Braid: Enmax breaks silence on NDP lawsuit, executive who worked for Enron

Don Braid, Calgary Herald

Published on: August 9, 2016 | Last Updated: August 10, 2016 11:02 AM MDT
City-owned Enmax has hunkered down in public silence since the legal assault from the provincial government began.

But with the latest twist — the revelation that a current Enmax executive once negotiated the “Enron clause” for his then-employer — the gloves are off.

“We have done nothing wrong,” communications vice-president Tamera Van Brunt said in an interview Monday.

“Sixteen years ago we bid on a power purchase agreement (PPA) in good faith. So did other buyers in the process. All the bidders knew what they were walking into.”

This contradicts the NDP’s claim that the Enron clause was negotiated illicitly and in secret, outside the knowledge of other companies.

The chief negotiator for Enron was Calgary lawyer Robert Hemstock, who in 2000 was senior director, government and regulatory affairs, for Enron Canada Corporation.
Emails from Hemstock, supplied by the government and published in the Herald, showed him jubilant after advocating successfully “for changes that would mitigate or eliminate many of the risks in the PPAs.”

Hemstock was sent a celebratory email from Enron’s chief lobbyist in the U.S., saying “your work on the Alberta PPA has not gone unnoticed.”

The next year, parent company Enron Corp. was embroiled in a huge U.S. scandal over billions in hidden debt, power price manipulation in California, and accounting practices that masked criminal fraud.

Current Enmax executive Robert Hemstock, shown here as vice-president, regulatory affairs, Direct Energy, in 2004, once negotiated the “Enron clause” for his then-employer with the Alberta government over power purchase arrangements. Leah Hennel / Postmedia

Nobody is saying Hemstock was aware of any of this. People who know him say there’s no chance he was. In 2000, Enron’s interest in the Alberta electricity market was actually considered a prestige thing by the PC government.
Enron Canada later collapsed under the weight of the U.S. uproar. Afterward, Hemstock worked at UBS Warburg Canada and then as vice-president of government and regulatory affairs at Direct Energy.

In 2006, Enmax hired him as executive vice-president of regulatory and legal services. He was in that job until quite recently, when he became special legal counsel to CEO Gianna Manes, a post where he’s still listed as part of the executive team.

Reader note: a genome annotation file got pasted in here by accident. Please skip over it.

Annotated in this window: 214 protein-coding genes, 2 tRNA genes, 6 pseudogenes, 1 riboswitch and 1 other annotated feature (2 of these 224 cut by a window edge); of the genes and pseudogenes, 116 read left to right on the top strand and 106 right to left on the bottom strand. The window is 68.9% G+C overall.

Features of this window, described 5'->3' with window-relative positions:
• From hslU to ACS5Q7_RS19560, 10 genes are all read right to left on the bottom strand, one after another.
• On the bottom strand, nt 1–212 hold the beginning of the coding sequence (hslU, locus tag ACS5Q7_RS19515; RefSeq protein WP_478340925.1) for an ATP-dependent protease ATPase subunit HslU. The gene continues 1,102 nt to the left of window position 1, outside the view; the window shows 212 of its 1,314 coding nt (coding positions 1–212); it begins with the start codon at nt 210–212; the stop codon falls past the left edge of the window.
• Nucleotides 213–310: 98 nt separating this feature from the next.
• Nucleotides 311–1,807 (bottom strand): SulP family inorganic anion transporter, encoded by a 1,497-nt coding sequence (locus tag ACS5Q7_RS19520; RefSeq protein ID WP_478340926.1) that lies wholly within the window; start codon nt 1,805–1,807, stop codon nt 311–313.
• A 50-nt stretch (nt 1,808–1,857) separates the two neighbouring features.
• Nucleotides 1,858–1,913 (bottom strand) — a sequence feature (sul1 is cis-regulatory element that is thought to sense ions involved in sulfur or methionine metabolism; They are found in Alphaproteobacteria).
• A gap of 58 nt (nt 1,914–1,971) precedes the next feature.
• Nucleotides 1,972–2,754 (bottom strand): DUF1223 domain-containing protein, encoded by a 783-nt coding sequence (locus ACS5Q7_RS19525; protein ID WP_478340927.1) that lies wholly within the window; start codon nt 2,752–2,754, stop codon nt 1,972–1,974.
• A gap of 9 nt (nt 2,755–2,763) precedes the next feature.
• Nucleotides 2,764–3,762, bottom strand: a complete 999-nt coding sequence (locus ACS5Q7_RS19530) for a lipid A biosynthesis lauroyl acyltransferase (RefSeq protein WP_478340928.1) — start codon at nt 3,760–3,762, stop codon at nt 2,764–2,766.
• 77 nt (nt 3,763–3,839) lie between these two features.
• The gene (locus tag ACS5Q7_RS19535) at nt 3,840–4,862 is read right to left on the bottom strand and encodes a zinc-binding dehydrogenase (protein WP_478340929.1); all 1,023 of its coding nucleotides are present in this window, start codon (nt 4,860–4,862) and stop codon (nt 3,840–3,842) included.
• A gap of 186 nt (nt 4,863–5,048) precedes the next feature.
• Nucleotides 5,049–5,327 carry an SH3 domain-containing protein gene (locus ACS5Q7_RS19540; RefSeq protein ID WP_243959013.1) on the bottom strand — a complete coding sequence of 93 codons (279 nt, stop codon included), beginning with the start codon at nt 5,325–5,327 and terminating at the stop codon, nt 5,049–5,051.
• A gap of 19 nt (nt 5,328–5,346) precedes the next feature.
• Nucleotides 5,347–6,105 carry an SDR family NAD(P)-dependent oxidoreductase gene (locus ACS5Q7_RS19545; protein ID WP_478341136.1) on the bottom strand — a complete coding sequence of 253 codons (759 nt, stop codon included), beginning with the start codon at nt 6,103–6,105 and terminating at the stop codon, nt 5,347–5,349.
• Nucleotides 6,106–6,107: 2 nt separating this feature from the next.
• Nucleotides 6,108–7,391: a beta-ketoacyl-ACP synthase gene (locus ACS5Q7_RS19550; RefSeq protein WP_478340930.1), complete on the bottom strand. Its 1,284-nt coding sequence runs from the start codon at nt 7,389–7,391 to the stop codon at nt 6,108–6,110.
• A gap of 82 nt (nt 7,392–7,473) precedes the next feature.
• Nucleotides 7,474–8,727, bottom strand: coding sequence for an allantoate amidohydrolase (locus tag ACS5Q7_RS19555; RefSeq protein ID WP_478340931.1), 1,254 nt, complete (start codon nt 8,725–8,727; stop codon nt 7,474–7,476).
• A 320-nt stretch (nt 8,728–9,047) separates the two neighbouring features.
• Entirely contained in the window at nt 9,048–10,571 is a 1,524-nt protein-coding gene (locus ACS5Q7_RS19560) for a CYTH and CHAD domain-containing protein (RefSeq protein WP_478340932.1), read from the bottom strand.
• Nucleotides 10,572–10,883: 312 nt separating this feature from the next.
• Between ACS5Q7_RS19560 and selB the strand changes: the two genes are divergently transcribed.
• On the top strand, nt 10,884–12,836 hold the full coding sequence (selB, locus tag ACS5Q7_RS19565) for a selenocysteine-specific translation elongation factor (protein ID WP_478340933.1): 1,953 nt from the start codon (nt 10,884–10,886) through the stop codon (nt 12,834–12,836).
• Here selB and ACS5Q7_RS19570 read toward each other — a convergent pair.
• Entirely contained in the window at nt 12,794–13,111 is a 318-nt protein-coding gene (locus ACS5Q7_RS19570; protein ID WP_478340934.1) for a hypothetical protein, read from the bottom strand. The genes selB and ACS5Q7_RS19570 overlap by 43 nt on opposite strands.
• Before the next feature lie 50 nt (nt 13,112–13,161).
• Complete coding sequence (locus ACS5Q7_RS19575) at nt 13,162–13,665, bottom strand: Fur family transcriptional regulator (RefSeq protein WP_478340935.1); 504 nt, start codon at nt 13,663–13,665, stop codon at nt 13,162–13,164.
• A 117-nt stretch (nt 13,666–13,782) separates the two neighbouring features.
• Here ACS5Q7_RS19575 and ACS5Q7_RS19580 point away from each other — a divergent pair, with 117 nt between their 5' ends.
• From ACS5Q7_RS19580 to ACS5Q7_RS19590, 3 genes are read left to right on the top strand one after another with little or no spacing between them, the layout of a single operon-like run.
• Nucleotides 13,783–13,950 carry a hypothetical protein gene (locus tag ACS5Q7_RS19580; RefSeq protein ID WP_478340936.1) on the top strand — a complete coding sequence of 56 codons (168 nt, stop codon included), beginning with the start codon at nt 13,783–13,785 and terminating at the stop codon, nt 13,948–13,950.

Van Brunt says the move has nothing to do with the NDP lawsuit or his background with Enron. He’s working on important legal files, she says, including the government’s lawsuit.

Hemstock won’t speak publicly, she added, also because of the lawsuit.

“Robert Hemstock is an experienced regulatory lawyer, ” she says. “He was doing his part at that time (2000) to ensure that in any agreement the bidders were going into, there was an understanding of what was going to be outlined.”

“It was a clause that all the bidders were aware of. He did his part to put that in place. That affected how we were going to invest . . .”

That suddenly-famous clause, of course, says buyers of PPAs may terminate them if a change in government policy makes them not simply “unprofitable,” but “more unprofitable.”

The latter part triggered the termination by a half dozen companies of agreements to buy coal power, at a potential public cost of $2 billion, according to the NDP.

Van Brunt says Enmax is entirely justified in dumping its PPAs because the financial burden of NDP policy changes was going to be enormous — a $600 million hit over five years.

That would virtually wipe out Enmax profits, which run about $150 million annually, and last year provided a $56 million dividend to the city treasury.

If Enmax is stuck with this liability, it will land on city taxpayers when Enmax inevitably comes to council for more capital.

Enmax puts the blame for its termination of the PPAs squarely on the looming carbon tax, and increases in the levy on heavy emitters.

The annual cost of the original emitters levy was about $15 million a year for Enmax, Van Brunt says. The new policies will raise that to $160 million.

“What’s important to understand is that these carbon levies are not a tweak, these changes in law are a major, major change in law, a tenfold change (for Enmax),” she adds.

The crazy irony is that Enmax is Alberta’s greenest utility, the one you’d think would be an NDP favourite rather than a demon.

Enmax no longer puts a single coal-fired electron into the provincial grid. Eighty-six per cent of generation is fired by natural gas, mostly from the new Shepard generator. The remaining 14 per cent is from renewable sources, including solar and wind.

How the province’s lawsuit helps foster goals like that is beyond understanding. So far, the dispute doesn’t seem to benefit anyone but corporate lawyers.

“Everybody’s lawyering up,” says one, who doesn’t want to be named, for reasons that will be clear from the rest of this quote.

“It’s awesome. Bring it on, Premier Notley. Too many lawyers are sitting around twiddling their thumbs right now.”

Don Braid’s column appears regularly in the Herald

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